A commonly prescribed incontinence drug may help patients in more than one way, according to research completed by the University of Pittsburgh. When taken orally, trospium chloride not only helps control symptoms of overactive bladder systemically, but according to this study, it also may help control symptoms in the bladder itself when it comes into contact with the bladder walls. Results of this study are being presented today at the annual meeting of the American Urological Association (AUA) in San Antonio, and are published in abstract 542 in the AUA proceedings.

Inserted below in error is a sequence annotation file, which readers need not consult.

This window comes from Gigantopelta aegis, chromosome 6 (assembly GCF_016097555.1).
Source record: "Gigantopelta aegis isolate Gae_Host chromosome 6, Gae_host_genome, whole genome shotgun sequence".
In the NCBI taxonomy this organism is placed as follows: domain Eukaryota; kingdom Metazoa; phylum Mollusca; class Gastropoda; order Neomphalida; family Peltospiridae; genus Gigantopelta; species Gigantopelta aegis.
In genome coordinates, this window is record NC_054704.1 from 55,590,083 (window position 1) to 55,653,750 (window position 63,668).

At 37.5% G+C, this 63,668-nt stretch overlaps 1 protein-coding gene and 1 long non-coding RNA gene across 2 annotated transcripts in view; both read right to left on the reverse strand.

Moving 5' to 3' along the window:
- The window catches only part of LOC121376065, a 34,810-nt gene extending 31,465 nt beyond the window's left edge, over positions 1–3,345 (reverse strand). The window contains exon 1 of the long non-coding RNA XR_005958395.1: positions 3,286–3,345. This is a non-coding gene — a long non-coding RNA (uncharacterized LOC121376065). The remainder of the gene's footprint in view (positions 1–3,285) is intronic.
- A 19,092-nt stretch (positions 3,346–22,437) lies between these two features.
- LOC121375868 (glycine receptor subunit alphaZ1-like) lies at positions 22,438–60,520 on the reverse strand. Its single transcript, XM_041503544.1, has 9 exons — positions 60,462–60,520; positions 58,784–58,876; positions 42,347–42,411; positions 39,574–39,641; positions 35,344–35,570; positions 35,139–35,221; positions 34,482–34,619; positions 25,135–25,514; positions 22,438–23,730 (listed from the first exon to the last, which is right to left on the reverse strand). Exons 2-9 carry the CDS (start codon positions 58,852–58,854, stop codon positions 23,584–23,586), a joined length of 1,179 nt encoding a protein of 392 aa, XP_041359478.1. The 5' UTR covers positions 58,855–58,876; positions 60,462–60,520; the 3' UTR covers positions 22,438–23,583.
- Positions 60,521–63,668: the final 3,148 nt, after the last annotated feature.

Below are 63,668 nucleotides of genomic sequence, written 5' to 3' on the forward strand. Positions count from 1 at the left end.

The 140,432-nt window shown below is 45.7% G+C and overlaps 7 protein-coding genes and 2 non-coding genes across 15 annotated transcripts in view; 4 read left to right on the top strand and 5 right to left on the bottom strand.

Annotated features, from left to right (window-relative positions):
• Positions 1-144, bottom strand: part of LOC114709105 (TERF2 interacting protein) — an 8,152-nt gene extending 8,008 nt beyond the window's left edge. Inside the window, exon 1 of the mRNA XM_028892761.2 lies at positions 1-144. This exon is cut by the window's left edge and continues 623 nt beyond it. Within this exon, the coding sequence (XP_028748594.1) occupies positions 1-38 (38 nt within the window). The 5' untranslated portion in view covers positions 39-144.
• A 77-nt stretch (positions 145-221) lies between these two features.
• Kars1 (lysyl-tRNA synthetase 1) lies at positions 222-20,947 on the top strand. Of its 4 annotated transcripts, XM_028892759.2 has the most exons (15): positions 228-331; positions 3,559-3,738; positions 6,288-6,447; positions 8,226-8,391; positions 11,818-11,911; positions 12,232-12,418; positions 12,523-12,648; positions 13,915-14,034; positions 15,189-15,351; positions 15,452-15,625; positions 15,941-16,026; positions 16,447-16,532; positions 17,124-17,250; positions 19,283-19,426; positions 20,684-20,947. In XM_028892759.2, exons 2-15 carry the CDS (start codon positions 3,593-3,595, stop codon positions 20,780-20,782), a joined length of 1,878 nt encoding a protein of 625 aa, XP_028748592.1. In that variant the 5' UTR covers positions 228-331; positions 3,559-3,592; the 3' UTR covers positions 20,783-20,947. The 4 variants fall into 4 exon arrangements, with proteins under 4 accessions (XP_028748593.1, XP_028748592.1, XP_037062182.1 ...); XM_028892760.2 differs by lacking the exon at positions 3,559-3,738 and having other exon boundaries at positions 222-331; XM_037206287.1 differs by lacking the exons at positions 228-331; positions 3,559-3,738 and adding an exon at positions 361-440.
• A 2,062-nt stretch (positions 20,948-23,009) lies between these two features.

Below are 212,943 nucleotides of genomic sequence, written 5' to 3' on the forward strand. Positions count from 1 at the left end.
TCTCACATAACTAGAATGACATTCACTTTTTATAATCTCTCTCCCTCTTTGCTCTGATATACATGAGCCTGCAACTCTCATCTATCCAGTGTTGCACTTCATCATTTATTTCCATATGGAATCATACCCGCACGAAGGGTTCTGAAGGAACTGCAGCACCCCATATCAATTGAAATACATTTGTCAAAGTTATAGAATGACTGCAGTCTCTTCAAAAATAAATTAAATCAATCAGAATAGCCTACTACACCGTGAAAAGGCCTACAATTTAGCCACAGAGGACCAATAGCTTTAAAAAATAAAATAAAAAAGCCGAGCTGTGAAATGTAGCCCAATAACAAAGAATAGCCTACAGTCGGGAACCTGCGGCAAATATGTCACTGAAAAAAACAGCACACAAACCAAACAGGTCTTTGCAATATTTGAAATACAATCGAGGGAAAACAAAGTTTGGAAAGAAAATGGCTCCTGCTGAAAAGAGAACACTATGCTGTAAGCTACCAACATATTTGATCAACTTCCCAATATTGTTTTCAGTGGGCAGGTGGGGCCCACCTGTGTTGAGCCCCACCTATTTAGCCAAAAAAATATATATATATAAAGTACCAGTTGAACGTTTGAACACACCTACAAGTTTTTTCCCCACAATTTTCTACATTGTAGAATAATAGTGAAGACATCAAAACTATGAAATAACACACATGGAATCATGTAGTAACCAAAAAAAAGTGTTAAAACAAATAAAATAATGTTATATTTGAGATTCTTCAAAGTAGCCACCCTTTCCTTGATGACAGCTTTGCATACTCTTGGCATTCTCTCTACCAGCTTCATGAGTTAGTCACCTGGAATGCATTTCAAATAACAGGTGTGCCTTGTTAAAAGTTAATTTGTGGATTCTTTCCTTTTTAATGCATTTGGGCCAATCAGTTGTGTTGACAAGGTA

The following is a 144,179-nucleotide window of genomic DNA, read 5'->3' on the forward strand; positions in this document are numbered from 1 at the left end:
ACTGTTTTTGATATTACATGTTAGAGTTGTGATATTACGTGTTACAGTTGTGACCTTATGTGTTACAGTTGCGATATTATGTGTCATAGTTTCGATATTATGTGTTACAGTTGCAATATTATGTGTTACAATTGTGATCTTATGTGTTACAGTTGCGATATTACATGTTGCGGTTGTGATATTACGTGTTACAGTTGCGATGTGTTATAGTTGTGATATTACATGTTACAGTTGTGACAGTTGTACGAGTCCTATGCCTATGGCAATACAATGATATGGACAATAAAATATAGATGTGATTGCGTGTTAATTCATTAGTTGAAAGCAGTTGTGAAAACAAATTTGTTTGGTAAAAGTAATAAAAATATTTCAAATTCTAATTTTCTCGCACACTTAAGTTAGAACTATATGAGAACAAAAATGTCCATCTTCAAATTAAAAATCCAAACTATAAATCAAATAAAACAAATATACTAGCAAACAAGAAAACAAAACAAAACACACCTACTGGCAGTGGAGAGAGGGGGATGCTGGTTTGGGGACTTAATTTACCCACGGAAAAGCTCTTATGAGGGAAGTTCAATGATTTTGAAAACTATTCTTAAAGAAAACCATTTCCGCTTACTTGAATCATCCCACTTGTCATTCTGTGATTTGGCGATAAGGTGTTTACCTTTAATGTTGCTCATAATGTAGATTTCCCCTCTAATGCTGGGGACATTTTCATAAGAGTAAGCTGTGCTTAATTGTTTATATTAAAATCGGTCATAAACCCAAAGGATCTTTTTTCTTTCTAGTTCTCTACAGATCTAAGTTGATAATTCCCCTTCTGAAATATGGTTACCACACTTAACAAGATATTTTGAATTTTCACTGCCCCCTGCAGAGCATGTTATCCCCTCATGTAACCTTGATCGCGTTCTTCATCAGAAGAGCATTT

"When taken orally, certain classes of drugs can control the muscle contractions that cause conditions like overactive bladder. In this study, we have found one drug, trospium, reacts with the bladder muscle as urine is stored in the bladder," said Michael Chancellor, M.D., professor, department of urology, University of Pittsburgh School of Medicine. "It is exciting to see that this drug could be helping the same patients in more ways than we had previously thought."
In the study, urine samples from human subjects taking the anti-muscarinic drugs trospium, tolterodine LA and oxybutynin XL and from control subjects were instilled into the bladders of animal models.
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